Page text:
@Sam agreed; technically the cached identification is unrelated to the current value of the password. However, a bit like when someone changes the lock on their home's door, he/she expects that any other mean of entry (like a hidden key under the map, even if such analogy if flawed) will be so voided. Such expectation carries into the virtual world, and that's why it is probably a good practice to void the cached id. –  mjv Mar 2 '10 at 4:37
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@sam, -1 leaking the password hash is ALWAYS a vulnerability. –  Rook Mar 2 '10 at 7:36
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It wouldn't hurt to have some kind of "password" in the cookie along with a user id (to prevent users from changing the uid to that of another user), just don't make the "password" the same as the actual user's password.

And just because it's a hash doesn't necessarily mean it's one-way (well, by definition it does, but there are utilities to generate MD5 plaintexts and I would guess it's only a matter of time before it happens to others). I would hash some kind of secondary password.

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An alternative way of doing this might be use the cookie as an encrypted storage for only indirection data. You'd need some sort of unencrypted identifier that would serve as a pointer to the key (or the required information to derive the key) in the application's database, followed by a blob encrypted by the key obtained from the identifier, which itself would contain some sort of one-time-usable identifier that authenticates the session.

Given the following assumptions:

  • Your database is secure (e.g., your application can access it, but your user cannot directly do so, and also assuming that the application has been proofed against SQL injection)
  • Your salts are strong; that is, reasonably high-entropy enough that attempting to crack the salted password is infeasible even if the password is known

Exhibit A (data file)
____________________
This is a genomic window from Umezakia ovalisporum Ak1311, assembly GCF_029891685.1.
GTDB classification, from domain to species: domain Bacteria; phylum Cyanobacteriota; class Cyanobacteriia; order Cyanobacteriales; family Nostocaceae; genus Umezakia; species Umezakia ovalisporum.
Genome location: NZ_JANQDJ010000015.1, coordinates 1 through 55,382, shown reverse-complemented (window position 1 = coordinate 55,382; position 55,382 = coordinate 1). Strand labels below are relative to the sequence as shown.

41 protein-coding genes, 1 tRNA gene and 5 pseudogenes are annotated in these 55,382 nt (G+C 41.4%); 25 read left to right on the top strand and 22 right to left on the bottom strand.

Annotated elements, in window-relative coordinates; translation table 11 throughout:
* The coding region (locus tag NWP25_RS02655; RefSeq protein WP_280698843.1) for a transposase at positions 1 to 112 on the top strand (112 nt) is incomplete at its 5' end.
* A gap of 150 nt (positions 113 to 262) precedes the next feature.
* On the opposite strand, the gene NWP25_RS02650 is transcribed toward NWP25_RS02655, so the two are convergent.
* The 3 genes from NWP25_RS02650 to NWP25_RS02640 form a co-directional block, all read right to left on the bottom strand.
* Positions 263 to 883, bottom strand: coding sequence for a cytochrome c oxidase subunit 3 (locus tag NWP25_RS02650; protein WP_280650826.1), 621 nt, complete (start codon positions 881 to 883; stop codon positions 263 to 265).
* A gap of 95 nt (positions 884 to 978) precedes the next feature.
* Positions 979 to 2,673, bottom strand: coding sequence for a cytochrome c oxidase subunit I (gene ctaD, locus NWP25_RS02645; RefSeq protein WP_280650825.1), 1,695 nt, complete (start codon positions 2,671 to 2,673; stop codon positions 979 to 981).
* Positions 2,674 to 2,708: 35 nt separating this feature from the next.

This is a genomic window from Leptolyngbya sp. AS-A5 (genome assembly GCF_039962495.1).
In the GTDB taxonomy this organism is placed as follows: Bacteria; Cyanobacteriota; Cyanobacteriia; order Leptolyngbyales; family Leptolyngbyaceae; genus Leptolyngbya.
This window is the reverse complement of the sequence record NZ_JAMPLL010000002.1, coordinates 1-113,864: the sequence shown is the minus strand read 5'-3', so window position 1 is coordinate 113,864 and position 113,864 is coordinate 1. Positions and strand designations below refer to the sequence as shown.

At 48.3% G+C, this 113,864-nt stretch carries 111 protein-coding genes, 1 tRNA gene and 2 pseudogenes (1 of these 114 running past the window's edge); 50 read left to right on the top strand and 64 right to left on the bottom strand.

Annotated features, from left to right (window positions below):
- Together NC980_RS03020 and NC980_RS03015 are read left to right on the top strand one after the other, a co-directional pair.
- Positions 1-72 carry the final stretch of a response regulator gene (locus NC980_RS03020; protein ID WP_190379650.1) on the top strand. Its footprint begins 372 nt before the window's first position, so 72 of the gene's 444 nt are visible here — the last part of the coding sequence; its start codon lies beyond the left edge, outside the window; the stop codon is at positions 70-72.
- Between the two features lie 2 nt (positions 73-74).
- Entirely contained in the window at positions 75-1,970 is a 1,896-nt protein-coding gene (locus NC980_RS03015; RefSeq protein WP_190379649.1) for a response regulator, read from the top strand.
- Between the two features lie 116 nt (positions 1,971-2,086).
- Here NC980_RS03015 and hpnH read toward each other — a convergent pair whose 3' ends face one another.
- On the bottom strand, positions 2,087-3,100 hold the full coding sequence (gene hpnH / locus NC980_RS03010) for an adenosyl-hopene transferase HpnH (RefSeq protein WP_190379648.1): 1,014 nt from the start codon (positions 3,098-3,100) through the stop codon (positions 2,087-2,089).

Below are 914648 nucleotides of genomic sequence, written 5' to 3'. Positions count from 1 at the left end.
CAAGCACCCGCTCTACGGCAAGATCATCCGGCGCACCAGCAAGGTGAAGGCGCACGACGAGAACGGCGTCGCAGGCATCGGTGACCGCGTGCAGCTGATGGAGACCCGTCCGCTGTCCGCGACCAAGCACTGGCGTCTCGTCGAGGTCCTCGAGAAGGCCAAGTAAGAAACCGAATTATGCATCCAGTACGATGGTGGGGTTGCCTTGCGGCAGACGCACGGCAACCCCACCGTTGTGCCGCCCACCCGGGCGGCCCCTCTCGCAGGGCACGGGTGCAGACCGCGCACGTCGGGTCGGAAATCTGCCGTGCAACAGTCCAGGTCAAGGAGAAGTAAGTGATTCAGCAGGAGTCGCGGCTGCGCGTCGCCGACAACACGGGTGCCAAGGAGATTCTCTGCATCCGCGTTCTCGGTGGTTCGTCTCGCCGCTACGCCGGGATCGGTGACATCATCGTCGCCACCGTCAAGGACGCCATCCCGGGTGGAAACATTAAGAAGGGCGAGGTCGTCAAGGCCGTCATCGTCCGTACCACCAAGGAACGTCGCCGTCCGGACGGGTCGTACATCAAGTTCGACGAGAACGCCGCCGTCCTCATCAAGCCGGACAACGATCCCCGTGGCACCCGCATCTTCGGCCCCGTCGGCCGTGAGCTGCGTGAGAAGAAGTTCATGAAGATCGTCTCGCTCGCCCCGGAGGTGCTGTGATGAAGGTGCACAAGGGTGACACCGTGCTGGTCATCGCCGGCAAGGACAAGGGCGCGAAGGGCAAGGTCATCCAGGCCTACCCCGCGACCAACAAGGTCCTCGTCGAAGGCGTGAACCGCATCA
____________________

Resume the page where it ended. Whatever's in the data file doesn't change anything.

Then what this would provide is a method by which one can be reasonably certain that the session is not able to be hijacked or stolen in any way. That is to say that a copied cookie is only of limited usefulness, since the user must not have used the cookie between its theft and usage by an attacker.

While this protects against replay, it also means that if someone does manage to steal the cookie at exactly the right time, and manages also to use it before the original, legitimate user does, the attacker now is in control of the session. One can limit a session to an IP address to mitigate that risk (somewhat; if both the user and the attacker are behind the same NAT, which is the most likely scenario in any home or small-to-medium business network) then this point is pretty moot, since the IP address would appear to be the same anyway. Also useful might be limiting to the current user agent (though that can break unexpectedly if the user updates their browser and the session does not expire at browser close time), or finding some method by which one can identify the computer that the user is on just well enough that there is reasonable certainty that the user hasn't moved the cookie from one system to the next. Short of using some binary plugin (Flash, or Silver/Moonlight), I'm not sure that the latter is possible.

To protect against a permanent session hijacking, require that the user to reauthenticate him- or herself periodically (e.g., limit the allowed session lifetime or require something like a token/fob/dongle) and require that the user reauthenticates him- or herself upon entering sensitive areas of the application, such as password change and potentially dangerous actions, patterns or behaviors such as the deletion of data, unusual usage patterns, bulk actions, and so forth.

It is difficult to secure applications and yet retain their ease-of-use. If done carefully, security can be implemented in a manner which is minimally intrusive and yet still effective—well, for most Internet-facing applications, anyway.